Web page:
March 21, 2009
A recent controversy over claims about climate science by Post op-ed columnist George F. Will raises a critical question: Can we ever know, on any contentious or politicized topic, how to recognize the real conclusions of science and how to distinguish them from scientific-sounding spin or misinformation?
Congress will soon consider global-warming legislation, and the debate comes as contradictory claims about climate science abound. Partisans of this issue often wield vastly different facts and sometimes seem to even live in different realities.
In this context, finding common ground will be very difficult. Perhaps the only hope involves taking a stand for a breed of journalism and commentary that is not permitted to simply say anything; that is constrained by standards of evidence, rigor and reproducibility that are similar to the canons of modern science itself.
Consider a few of Will's claims from his Feb. 15 column, "Dark Green Doomsayers": In a long paragraph quoting press sources from the 1970s, Will suggested that widespread scientific agreement existed at the time that the world faced potentially catastrophic cooling. Today, most climate scientists and climate journalists consider this a timeworn myth. Just last year, the Bulletin of the American Meteorological Society published a peer-reviewed study examining media coverage at the time and the contemporary scientific literature. While some media accounts did hype a cooling scare, others suggested more reasons to be concerned about warming. As for the published science? Reviewing studies between 1965 and 1979, the authors found that "emphasis on greenhouse warming dominated the scientific literature even then."
Yet there's a bigger issue: It's misleading to draw a parallel between "global cooling" concerns articulated in the 1970s and global warming concerns today. In the 1970s, the field of climate research was in a comparatively fledgling state, and scientific understanding of 20th-century temperature trends and their causes was far less settled. Today, in contrast, hundreds of scientists worldwide participate in assessments of the state of knowledge and have repeatedly ratified the conclusion that human activities are driving global warming -- through the U.N. Intergovernmental Panel on Climate Change, the scientific academies of various nations (including our own), and leading scientific organizations such as the American Association for the Advancement of Science, the American Geophysical Union and the American Meteorological Society.
Will wrote that "according to the University of Illinois' Arctic Climate Research Center, global sea ice levels now equal those of 1979." It turns out to be a relatively meaningless comparison, though the Arctic Climate Research Center has clarified that global sea ice extent was "1.34 million sq. km less in February 2009 than in February 1979." Again, though, there's a bigger issue: Will's focus on "global" sea ice at two arbitrarily selected points of time is a distraction. Scientists pay heed to long-term trends in sea ice, not snapshots in a noisy system. And while they expect global warming to reduce summer Arctic sea ice, the global picture is a more complicated matter; it's not as clear what ought to happen in the Southern Hemisphere. But summer Arctic sea ice is indeed trending downward, in line with climatologists' expectations -- according to the Arctic Climate Research Center.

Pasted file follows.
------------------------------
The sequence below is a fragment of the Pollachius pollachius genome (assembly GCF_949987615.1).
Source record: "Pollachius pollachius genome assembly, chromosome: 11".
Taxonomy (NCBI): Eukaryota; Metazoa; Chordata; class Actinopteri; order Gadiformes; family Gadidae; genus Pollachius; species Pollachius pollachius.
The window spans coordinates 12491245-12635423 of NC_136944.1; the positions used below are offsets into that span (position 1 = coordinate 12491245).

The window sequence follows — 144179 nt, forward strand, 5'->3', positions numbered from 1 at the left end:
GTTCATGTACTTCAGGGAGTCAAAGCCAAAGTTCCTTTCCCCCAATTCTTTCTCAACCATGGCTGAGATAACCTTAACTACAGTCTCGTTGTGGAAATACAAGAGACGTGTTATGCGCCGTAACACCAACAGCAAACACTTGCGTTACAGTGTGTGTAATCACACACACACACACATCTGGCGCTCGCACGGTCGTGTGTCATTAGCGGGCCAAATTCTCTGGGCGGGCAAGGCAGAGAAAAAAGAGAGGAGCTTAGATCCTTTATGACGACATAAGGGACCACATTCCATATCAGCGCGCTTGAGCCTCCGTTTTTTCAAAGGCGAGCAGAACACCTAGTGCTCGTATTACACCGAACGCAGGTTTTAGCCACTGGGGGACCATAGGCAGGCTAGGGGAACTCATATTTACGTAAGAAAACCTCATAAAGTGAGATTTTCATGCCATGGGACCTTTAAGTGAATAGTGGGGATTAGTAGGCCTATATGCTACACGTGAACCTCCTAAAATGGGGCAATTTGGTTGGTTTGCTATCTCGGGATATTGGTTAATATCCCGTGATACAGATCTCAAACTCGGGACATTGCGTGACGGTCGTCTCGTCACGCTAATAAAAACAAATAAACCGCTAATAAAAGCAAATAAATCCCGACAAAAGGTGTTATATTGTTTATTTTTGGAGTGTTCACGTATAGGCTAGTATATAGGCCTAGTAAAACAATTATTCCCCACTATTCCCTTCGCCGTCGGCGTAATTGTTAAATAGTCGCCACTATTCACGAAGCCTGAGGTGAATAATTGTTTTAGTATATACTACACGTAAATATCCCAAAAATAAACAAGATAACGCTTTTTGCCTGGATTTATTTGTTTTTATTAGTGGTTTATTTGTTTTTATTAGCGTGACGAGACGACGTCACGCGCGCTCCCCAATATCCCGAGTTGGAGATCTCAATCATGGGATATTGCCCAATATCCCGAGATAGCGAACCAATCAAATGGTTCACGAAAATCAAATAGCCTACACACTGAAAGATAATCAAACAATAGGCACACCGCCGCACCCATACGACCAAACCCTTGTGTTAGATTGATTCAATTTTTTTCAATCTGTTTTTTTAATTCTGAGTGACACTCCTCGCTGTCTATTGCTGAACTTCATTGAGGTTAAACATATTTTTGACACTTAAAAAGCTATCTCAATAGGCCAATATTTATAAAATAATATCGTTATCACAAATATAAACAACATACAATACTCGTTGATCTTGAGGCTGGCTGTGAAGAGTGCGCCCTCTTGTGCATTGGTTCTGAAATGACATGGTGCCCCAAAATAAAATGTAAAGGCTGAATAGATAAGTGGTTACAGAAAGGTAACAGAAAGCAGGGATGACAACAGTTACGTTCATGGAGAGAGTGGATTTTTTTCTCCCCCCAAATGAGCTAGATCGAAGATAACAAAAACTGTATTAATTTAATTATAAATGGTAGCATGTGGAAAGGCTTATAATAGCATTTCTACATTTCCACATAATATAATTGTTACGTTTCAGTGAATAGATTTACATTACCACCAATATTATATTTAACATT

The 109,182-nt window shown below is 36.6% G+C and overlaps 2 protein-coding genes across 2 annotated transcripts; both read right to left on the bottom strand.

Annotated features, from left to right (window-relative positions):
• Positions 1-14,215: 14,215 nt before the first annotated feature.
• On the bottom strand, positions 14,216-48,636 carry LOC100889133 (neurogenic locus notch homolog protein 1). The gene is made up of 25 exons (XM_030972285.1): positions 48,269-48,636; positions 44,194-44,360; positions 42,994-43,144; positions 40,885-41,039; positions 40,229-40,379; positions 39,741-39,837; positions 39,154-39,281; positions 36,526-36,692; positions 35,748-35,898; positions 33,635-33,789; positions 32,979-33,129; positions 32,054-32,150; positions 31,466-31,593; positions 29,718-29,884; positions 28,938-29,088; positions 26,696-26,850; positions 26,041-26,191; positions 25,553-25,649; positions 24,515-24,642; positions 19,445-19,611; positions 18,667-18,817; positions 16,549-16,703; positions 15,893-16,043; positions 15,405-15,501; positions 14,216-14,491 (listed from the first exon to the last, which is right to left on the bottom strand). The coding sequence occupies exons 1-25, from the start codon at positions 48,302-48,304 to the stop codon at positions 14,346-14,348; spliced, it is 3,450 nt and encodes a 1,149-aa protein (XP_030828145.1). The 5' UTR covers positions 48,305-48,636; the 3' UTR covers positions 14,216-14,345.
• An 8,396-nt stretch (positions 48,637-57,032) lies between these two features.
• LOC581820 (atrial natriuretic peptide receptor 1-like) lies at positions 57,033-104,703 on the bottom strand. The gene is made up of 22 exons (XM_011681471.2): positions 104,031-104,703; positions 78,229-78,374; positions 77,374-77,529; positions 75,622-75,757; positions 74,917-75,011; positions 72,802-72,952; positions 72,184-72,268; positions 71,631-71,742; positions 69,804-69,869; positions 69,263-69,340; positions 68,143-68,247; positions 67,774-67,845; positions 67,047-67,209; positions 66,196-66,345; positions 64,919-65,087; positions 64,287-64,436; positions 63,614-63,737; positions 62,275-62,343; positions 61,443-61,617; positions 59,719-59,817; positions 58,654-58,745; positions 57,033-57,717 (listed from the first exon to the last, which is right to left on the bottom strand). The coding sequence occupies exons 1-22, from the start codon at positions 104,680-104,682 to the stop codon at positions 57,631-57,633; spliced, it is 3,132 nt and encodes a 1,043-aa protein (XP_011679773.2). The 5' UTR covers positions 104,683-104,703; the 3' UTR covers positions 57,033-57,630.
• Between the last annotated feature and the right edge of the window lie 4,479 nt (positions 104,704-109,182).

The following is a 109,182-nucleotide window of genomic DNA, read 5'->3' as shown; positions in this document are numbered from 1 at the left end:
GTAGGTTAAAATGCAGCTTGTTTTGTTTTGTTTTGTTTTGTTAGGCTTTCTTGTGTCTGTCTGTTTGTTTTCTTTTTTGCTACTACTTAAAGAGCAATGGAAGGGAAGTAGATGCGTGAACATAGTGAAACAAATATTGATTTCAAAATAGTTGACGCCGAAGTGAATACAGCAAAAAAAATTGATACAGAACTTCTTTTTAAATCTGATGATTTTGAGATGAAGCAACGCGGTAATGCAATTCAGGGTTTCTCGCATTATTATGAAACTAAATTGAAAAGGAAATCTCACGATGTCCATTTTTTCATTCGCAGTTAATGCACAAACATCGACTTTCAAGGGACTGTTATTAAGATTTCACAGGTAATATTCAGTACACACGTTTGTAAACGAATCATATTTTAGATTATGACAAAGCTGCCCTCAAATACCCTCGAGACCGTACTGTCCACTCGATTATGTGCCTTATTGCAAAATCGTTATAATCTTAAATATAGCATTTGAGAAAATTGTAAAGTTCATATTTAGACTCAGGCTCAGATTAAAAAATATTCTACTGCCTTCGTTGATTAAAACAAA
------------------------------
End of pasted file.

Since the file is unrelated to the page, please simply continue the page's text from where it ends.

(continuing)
Will also wrote that "according to the U.N. World Meteorological Organization, there has been no recorded global warming for more than a decade." The World Meteorological Organization (WMO) is one of many respected scientific institutions that support the consensus that humans are driving global warming. Will probably meant that since 1998 was the warmest year on record according to the WMO -- NASA, in contrast, believes that that honor goes to 2005 -- we haven't had any global warming since. Yet such sleight of hand would lead to the conclusion that "global cooling" sets in immediately after every new record temperature year, no matter how frequently those hot years arrive or the hotness of the years surrounding them. Climate scientists, knowing that any single year may trend warmer or cooler for a variety of reasons -- 1998, for instance, featured an extremely strong El Niño -- study globally averaged temperatures over time. To them, it's far more relevant that out of the 10 warmest years on record, at least seven have occurred in the 2000s -- again, according to the WMO.
Readers and commentators must learn to share some practices with scientists -- following up on sources, taking scientific knowledge seriously rather than cherry-picking misleading bits of information, and applying critical thinking to the weighing of evidence. That, in the end, is all that good science really is. It's also what good journalism and commentary alike must strive to be -- now more than ever.
Chris Mooney is the author of "The Republican War on Science" and co-author of the forthcoming "Unscientific America: How Scientific Illiteracy Threatens Our Future."